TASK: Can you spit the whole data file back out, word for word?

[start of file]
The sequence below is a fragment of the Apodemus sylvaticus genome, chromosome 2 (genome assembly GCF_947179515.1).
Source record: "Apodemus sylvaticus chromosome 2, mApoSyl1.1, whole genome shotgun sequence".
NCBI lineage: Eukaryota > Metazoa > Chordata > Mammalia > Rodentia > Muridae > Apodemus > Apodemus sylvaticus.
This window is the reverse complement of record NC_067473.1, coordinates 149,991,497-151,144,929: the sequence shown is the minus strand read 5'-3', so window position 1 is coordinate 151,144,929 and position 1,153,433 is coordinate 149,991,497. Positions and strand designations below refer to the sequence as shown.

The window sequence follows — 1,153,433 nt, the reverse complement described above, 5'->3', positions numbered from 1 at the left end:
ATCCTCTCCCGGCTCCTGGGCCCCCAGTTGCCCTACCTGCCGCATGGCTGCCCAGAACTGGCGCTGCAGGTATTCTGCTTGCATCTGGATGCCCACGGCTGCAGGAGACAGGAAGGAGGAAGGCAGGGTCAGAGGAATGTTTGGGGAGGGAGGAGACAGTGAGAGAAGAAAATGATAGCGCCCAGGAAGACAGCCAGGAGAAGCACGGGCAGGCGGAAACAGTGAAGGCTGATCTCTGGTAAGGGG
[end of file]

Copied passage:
The sequence below is a fragment of the Apodemus sylvaticus genome, chromosome 2 (genome assembly GCF_947179515.1).
Source record: "Apodemus sylvaticus chromosome 2, mApoSyl1.1, whole genome shotgun sequence".
NCBI lineage: Eukaryota > Metazoa > Chordata > Mammalia > Rodentia > Muridae > Apodemus > Apodemus sylvaticus.
This window is the reverse complement of record NC_067473.1, coordinates 149,991,497-151,144,929: the sequence shown is the minus strand read 5'-3', so window position 1 is coordinate 151,144,929 and position 1,153,433 is coordinate 149,991,497. Positions and strand designations below refer to the sequence as shown.

The window sequence follows — 1,153,433 nt, the reverse complement described above, 5'->3', positions numbered from 1 at the left end:
ATCCTCTCCCGGCTCCTGGGCCCCCAGTTGCCCTACCTGCCGCATGGCTGCCCAGAACTGGCGCTGCAGGTATTCTGCTTGCATCTGGATGCCCACGGCTGCAGGAGACAGGAAGGAGGAAGGCAGGGTCAGAGGAATGTTTGGGGAGGGAGGAGACAGTGAGAGAAGAAAATGATAGCGCCCAGGAAGACAGCCAGGAGAAGCACGGGCAGGCGGAAACAGTGAAGGCTGATCTCTGGTAAGGGG